All-Clad (view on Amazon): When it comes to high-end cookware, All-Clad is one of the best. It’s a company with a long track record offering premium, fully-clad cookware that’s built to last. All-Clad has two hard-anodized, non-stick collections (HA1 and Essentials) and features non-stick pieces in most of its stainless cookware lines. While discount brands coat their cookware with one layer of non-stick material, All-Clad uses a triple-layer non-stick coating designed to last longer. Learn more about All-Clad in my in-depth review.
Made In (view on MadeInCookware.com): Although a newcomer to the cookware scene, this direct-to-consumer company has fast become a favorite among home cooks and professional chefs. Made In offers induction-compatible non-stick cookware with fully-clad stainless steel construction. The PFOA-free, multi-layer non-stick coating comes in black or dark blue. Check out my in-depth Made In cookware review to learn more.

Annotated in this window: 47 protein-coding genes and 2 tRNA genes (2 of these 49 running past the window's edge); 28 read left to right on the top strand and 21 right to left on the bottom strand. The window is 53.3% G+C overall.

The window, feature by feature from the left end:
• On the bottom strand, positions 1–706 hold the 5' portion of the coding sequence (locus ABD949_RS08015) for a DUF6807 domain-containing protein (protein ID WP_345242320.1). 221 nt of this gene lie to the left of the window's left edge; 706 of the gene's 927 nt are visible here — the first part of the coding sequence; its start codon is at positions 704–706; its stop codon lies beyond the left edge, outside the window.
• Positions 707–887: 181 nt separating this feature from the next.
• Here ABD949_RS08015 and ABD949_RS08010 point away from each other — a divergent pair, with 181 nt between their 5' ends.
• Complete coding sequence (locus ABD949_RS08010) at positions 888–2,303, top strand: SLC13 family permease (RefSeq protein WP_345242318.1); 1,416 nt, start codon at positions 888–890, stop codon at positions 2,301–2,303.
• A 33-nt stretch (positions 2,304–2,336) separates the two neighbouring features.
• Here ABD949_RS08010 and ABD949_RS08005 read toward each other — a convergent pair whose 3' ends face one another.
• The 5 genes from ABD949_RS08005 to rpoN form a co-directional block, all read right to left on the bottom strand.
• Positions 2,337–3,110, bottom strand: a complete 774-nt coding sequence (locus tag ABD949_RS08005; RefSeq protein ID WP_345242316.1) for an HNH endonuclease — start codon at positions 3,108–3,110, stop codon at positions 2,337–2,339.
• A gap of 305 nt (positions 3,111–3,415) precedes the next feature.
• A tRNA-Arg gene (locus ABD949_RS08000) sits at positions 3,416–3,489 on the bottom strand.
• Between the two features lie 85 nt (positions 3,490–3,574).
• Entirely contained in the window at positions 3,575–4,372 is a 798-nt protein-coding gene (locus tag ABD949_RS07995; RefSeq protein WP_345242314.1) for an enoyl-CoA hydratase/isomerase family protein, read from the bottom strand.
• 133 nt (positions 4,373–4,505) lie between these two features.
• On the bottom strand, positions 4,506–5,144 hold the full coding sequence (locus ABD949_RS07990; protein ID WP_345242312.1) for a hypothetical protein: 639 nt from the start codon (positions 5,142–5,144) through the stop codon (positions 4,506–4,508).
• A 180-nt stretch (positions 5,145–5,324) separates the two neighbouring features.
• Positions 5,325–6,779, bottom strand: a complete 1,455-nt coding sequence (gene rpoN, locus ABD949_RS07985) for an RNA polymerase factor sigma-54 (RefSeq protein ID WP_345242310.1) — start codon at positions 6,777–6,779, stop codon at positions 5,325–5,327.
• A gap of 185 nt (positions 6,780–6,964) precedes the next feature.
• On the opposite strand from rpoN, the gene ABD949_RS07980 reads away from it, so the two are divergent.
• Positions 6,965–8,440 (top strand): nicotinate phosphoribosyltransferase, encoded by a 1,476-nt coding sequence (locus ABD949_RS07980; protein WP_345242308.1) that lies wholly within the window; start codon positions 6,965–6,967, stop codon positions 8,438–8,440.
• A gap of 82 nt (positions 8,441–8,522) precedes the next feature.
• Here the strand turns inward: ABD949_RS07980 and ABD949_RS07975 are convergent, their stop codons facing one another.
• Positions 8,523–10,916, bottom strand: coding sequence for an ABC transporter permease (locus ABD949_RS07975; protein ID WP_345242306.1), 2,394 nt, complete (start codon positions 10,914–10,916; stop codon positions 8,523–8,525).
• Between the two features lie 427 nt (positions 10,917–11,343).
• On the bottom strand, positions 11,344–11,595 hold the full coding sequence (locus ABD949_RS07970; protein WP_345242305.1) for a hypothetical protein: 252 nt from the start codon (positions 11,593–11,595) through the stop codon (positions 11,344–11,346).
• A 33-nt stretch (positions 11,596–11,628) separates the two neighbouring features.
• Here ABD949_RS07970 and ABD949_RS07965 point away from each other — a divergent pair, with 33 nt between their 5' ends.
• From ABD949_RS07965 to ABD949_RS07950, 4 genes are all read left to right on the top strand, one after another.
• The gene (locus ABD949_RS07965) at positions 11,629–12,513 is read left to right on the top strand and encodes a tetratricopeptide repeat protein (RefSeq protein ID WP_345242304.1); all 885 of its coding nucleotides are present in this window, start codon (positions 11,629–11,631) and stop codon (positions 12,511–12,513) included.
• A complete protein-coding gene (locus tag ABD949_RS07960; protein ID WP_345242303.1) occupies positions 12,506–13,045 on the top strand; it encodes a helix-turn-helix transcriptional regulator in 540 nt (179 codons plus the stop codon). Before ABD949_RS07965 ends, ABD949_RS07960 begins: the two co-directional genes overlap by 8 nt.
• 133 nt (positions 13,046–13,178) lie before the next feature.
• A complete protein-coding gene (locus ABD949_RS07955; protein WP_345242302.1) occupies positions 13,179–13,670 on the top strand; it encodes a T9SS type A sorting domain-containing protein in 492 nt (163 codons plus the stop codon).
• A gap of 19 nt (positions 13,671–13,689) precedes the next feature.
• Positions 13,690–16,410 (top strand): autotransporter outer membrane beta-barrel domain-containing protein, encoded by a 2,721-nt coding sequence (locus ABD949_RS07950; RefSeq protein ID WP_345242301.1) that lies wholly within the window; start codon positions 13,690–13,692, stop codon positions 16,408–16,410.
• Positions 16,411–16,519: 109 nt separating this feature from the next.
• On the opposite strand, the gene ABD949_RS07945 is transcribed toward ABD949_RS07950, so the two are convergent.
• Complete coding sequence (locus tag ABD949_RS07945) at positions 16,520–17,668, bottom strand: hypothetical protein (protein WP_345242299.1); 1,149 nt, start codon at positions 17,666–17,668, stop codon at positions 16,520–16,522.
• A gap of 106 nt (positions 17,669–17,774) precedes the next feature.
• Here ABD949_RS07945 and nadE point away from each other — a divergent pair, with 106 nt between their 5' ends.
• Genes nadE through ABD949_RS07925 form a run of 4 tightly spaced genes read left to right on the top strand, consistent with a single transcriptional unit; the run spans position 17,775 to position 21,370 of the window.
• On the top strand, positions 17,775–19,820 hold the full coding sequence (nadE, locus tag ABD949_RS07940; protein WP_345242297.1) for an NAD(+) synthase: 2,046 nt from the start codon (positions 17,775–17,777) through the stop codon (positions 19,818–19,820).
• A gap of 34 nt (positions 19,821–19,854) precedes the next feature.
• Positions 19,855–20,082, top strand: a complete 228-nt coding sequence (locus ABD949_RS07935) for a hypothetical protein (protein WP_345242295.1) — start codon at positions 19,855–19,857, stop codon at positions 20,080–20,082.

Calphalon (view on Amazon): A trusted brand since 1963, Calphalon offers hard-anodized aluminum cookware with multi-layer non-stick coating. Its thick walls and durable construction make it some of the longest-lasting non-stick cookware on the market. Some Calphalon non-stick collections, such as Premier, are metal-utensil safe and stackable without risk of degrading the non-stick surface. Also, the Calphalon Williams-Sonoma Elite collection features a textured non-stick surface for improved searing and browning. All Calphalon cookware is PFOA-free. Learn more about Calphalon in this in-depth review.